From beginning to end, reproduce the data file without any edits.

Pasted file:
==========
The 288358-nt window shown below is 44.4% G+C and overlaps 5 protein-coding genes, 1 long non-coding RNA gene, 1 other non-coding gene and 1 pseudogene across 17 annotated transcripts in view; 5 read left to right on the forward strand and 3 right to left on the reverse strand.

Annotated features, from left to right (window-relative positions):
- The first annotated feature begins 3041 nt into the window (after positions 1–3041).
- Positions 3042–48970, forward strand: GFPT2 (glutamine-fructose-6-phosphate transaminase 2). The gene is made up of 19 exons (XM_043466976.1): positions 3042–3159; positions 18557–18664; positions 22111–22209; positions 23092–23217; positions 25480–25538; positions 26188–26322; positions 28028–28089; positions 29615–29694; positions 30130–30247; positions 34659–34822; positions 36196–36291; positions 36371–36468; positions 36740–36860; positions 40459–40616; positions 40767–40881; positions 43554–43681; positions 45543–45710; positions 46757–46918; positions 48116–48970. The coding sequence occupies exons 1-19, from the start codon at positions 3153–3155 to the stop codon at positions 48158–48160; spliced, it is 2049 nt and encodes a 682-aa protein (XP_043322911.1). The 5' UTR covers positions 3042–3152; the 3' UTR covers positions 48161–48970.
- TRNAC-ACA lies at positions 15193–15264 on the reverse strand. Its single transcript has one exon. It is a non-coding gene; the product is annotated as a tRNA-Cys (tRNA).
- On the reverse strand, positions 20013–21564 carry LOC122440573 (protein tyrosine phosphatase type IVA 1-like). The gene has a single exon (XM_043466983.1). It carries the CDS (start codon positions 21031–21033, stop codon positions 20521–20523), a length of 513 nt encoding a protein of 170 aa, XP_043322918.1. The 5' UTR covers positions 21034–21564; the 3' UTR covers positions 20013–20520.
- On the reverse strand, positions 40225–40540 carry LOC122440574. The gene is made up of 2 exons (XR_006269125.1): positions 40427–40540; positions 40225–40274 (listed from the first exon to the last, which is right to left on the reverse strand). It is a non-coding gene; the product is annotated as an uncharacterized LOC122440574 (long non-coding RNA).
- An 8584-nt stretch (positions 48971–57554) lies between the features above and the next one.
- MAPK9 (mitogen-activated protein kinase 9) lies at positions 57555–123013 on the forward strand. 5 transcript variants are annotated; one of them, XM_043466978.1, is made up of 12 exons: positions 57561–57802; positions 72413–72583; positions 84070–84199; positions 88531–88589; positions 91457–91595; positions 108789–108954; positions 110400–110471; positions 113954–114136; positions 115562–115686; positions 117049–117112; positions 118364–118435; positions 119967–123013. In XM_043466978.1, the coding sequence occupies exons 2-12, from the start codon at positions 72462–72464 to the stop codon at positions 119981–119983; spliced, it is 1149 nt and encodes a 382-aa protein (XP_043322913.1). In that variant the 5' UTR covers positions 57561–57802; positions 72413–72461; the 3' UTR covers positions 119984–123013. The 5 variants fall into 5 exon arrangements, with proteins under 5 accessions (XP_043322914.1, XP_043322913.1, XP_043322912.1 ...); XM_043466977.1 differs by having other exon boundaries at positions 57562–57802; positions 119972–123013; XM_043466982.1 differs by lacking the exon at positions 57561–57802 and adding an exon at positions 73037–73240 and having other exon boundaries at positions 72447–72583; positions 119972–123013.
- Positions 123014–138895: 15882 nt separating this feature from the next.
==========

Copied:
The 288358-nt window shown below is 44.4% G+C and overlaps 5 protein-coding genes, 1 long non-coding RNA gene, 1 other non-coding gene and 1 pseudogene across 17 annotated transcripts in view; 5 read left to right on the forward strand and 3 right to left on the reverse strand.

Annotated features, from left to right (window-relative positions):
- The first annotated feature begins 3041 nt into the window (after positions 1–3041).
- Positions 3042–48970, forward strand: GFPT2 (glutamine-fructose-6-phosphate transaminase 2). The gene is made up of 19 exons (XM_043466976.1): positions 3042–3159; positions 18557–18664; positions 22111–22209; positions 23092–23217; positions 25480–25538; positions 26188–26322; positions 28028–28089; positions 29615–29694; positions 30130–30247; positions 34659–34822; positions 36196–36291; positions 36371–36468; positions 36740–36860; positions 40459–40616; positions 40767–40881; positions 43554–43681; positions 45543–45710; positions 46757–46918; positions 48116–48970. The coding sequence occupies exons 1-19, from the start codon at positions 3153–3155 to the stop codon at positions 48158–48160; spliced, it is 2049 nt and encodes a 682-aa protein (XP_043322911.1). The 5' UTR covers positions 3042–3152; the 3' UTR covers positions 48161–48970.
- TRNAC-ACA lies at positions 15193–15264 on the reverse strand. Its single transcript has one exon. It is a non-coding gene; the product is annotated as a tRNA-Cys (tRNA).
- On the reverse strand, positions 20013–21564 carry LOC122440573 (protein tyrosine phosphatase type IVA 1-like). The gene has a single exon (XM_043466983.1). It carries the CDS (start codon positions 21031–21033, stop codon positions 20521–20523), a length of 513 nt encoding a protein of 170 aa, XP_043322918.1. The 5' UTR covers positions 21034–21564; the 3' UTR covers positions 20013–20520.
- On the reverse strand, positions 40225–40540 carry LOC122440574. The gene is made up of 2 exons (XR_006269125.1): positions 40427–40540; positions 40225–40274 (listed from the first exon to the last, which is right to left on the reverse strand). It is a non-coding gene; the product is annotated as an uncharacterized LOC122440574 (long non-coding RNA).
- An 8584-nt stretch (positions 48971–57554) lies between the features above and the next one.
- MAPK9 (mitogen-activated protein kinase 9) lies at positions 57555–123013 on the forward strand. 5 transcript variants are annotated; one of them, XM_043466978.1, is made up of 12 exons: positions 57561–57802; positions 72413–72583; positions 84070–84199; positions 88531–88589; positions 91457–91595; positions 108789–108954; positions 110400–110471; positions 113954–114136; positions 115562–115686; positions 117049–117112; positions 118364–118435; positions 119967–123013. In XM_043466978.1, the coding sequence occupies exons 2-12, from the start codon at positions 72462–72464 to the stop codon at positions 119981–119983; spliced, it is 1149 nt and encodes a 382-aa protein (XP_043322913.1). In that variant the 5' UTR covers positions 57561–57802; positions 72413–72461; the 3' UTR covers positions 119984–123013. The 5 variants fall into 5 exon arrangements, with proteins under 5 accessions (XP_043322914.1, XP_043322913.1, XP_043322912.1 ...); XM_043466977.1 differs by having other exon boundaries at positions 57562–57802; positions 119972–123013; XM_043466982.1 differs by lacking the exon at positions 57561–57802 and adding an exon at positions 73037–73240 and having other exon boundaries at positions 72447–72583; positions 119972–123013.
- Positions 123014–138895: 15882 nt separating this feature from the next.